For example Spin classes often use an interval training approach, you can alternate high intensity with low intensity of stationary bikes, elliptical trainers of even treadmills.
Okay, so how long should you do metabolic condition circuits or intervals for?
There is NO “best” metabolic conditioning or interval training program – no best number of “sets and reps” for fat loss. It depends upon what you like doing, what gives you the best results. The only thing I’d say is that whatever you choose to do has to be challenging and make you work!
I am about efficient time use – the higher the intensity the greater the effect during & after the exercise session. You can, as they say, go hard or go long – you can’t do both. This is why I am against what they now call ‘chronic cardio’ – Why spend an hour on a treadmill when you can better results in 20 minutes with a metabolic conditioning circuit or running intervals in the local park?
However the lack of a ‘Best’ set is a good thing as it allows us to use the all important variety in our approach.The time you perform each circuit for has a wide range. There is a thing called the Tabata protocol named after the Japanese researcher who discovered it. Using it you do 20 seconds of an exercise, completing as many reps as possible, rest for 10 seconds, and repeat 8 or 16 times for a total workout time of 4 or 8 minutes. Doesn’t sound like much but if you are doing kettle bell swings, or prisoner squats, or burpees – it really gets your metabolism running!!
At the other end of the scale is the 3, 4 or 5 minute interval circuits where you go hard for several minutes and then rest for the same period of time. Soccer players use these a lot and they are generally referred to as ‘Aerobic intervals’. They are also not, in my opinion, the most efficient for fat loss, but they are good for football players to develop ‘burst endurance’.
Short time circuits enable you to work at near maximum intensity and back up to repeat this effort again & again. This type of training is very taxing! It makes enormous demands of your body and really shakes up your metabolism. They have a downside if you are using most machines though – it is very difficult to do sub 45 second circuits on machines because of their “build up” and “bring down” times.
This is particularly true of treadmills and a number of bikes. Apart from treadmills, you can overcome this by using the machine on the ‘Manual’ setting instead of a programmed one.
If you decide to use short, high-intensity circuits, you need to understand that they require a high level of fitness and that you will have to work up to them. Short rest intervals (like the Tabata protocol) tend to lead to a dramatic drop-off in performance with each successive circuit.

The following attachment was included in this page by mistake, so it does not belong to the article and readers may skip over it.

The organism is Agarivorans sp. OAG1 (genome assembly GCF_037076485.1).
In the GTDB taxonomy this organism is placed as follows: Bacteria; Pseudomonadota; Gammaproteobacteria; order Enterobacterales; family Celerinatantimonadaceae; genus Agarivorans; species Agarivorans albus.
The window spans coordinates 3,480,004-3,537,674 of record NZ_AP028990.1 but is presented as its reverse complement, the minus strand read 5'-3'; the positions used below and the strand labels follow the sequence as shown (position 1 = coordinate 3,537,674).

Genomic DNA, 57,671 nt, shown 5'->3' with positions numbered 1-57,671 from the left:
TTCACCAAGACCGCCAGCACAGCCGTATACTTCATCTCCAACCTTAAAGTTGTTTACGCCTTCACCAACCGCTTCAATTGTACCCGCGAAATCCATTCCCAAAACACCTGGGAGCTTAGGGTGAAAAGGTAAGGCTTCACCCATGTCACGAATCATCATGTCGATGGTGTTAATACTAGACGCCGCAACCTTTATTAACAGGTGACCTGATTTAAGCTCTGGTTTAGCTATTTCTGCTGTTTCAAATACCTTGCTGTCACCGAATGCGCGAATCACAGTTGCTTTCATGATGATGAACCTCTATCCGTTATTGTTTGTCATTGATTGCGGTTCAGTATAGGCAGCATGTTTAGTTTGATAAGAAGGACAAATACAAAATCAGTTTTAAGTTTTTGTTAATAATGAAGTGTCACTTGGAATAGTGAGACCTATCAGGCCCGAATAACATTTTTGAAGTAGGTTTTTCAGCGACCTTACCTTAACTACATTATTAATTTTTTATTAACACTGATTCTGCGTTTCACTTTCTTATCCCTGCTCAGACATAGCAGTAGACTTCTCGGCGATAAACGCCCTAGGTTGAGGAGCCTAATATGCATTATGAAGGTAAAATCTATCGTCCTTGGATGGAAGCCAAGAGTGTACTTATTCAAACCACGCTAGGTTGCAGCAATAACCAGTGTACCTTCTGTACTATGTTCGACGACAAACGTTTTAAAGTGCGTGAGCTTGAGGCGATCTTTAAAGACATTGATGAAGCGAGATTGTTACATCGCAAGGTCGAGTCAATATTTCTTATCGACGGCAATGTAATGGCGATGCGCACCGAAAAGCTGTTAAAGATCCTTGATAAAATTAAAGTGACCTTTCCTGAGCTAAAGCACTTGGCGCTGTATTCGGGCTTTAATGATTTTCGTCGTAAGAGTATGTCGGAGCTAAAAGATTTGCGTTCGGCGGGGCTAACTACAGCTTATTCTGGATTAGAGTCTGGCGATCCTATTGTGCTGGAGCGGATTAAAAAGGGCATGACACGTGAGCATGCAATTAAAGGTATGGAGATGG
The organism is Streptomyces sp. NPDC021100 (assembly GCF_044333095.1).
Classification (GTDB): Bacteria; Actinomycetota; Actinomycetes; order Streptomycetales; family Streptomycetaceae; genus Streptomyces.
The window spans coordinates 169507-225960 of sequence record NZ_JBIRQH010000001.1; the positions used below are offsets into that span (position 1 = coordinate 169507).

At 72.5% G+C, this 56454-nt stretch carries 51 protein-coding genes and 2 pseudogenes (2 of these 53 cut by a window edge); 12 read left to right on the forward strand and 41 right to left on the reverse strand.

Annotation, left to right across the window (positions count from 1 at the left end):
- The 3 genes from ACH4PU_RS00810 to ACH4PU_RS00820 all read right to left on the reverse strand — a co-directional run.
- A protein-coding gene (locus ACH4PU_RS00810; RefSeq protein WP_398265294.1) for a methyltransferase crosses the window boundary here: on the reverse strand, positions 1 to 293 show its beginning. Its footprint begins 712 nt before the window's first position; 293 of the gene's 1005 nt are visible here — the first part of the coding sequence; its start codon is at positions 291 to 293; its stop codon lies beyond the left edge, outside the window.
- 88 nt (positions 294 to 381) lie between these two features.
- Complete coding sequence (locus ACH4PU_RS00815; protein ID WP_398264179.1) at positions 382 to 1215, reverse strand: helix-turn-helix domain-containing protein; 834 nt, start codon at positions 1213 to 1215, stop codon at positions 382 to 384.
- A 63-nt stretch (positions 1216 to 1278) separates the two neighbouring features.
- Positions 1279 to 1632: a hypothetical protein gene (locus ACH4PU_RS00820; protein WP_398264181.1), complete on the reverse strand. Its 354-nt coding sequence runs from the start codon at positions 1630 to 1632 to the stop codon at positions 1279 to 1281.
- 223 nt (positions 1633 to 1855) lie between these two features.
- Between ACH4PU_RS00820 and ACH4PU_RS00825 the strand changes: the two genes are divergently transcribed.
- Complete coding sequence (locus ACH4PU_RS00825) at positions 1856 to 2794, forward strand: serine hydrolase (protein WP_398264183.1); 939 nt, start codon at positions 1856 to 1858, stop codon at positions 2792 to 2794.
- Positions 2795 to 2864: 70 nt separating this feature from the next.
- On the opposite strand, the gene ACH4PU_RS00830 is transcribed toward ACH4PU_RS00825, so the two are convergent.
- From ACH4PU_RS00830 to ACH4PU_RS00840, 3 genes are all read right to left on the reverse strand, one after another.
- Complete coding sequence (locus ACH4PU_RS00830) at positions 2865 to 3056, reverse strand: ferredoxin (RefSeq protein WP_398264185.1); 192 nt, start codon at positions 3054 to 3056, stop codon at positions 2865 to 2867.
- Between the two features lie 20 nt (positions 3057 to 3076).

Using a longer (relatively speaking) rest period will allow you to work harder in each successive circuit. This means that your performance in each circuit will be more consistent with less drop off in performance circuit to circuit.
Don’t think that intervals or metabolic conditioning workouts are too intense for you – they really are all relative to the individual. You don’t have to go 100% flat out in each type of circuit instead, just work at a bit harder than normal pace. Aim to be tired and a little out of breath at the end of each circuit. Don’t be gasping for breath – if you are you’ve worked too intensely and as we are using these for fat loss this means that you are pushing your fitness level to far too fast. Start conservatively and you will get the hang of it.
Here are some of the more popular timing variations:
8 seconds on, 12 seconds off
This duration was the one used by Australian researchers in the now famous “intervals vs. cardio” study from 2007. The results found that interval circuits helped subjects lose belly fat, but chronic cardio didn’t. It can be extremely difficult to control 8 seconds on, 12 seconds off unless you have a timer like a Gym Boss timer – look them up online, at about $20 they are great!
This is a killer = 15 seconds at max effort followed by a rest period. The truly fit can go 15 on , 15 off – but mere mortals are more likely to need at least 60 seconds recovery time as a minimum after each max effort.
20 seconds on, 10 seconds off
The previously mentioned Tabata method. Short, intense and challenging.
30 seconds on / 90 seconds off / 60 seconds off / 45 seconds off / 30 seconds off
Body weight metabolic conditioning or machine based workouts tend to use a lot of 30 second intervals. Beginners will rest up to 90 seconds between intervals, and as you get fitter you drop your rest period down the more advanced you become.
45 seconds on / 90 seconds off / 60 seconds off / 45 seconds off / 30 seconds off
These intervals are proven for fat loss, will these tax your muscles, and challenge your will to complete each circuit at high intensity.
60 second on / 60 seconds off / 90 seconds off
Similar to the 45 second intervals in terms of benefits and toughness. Use 60-120 seconds of recovery between each.
So there you have it – the best way to drop body fat through exercise.
That’s all until next time -Tweet or Facebook us or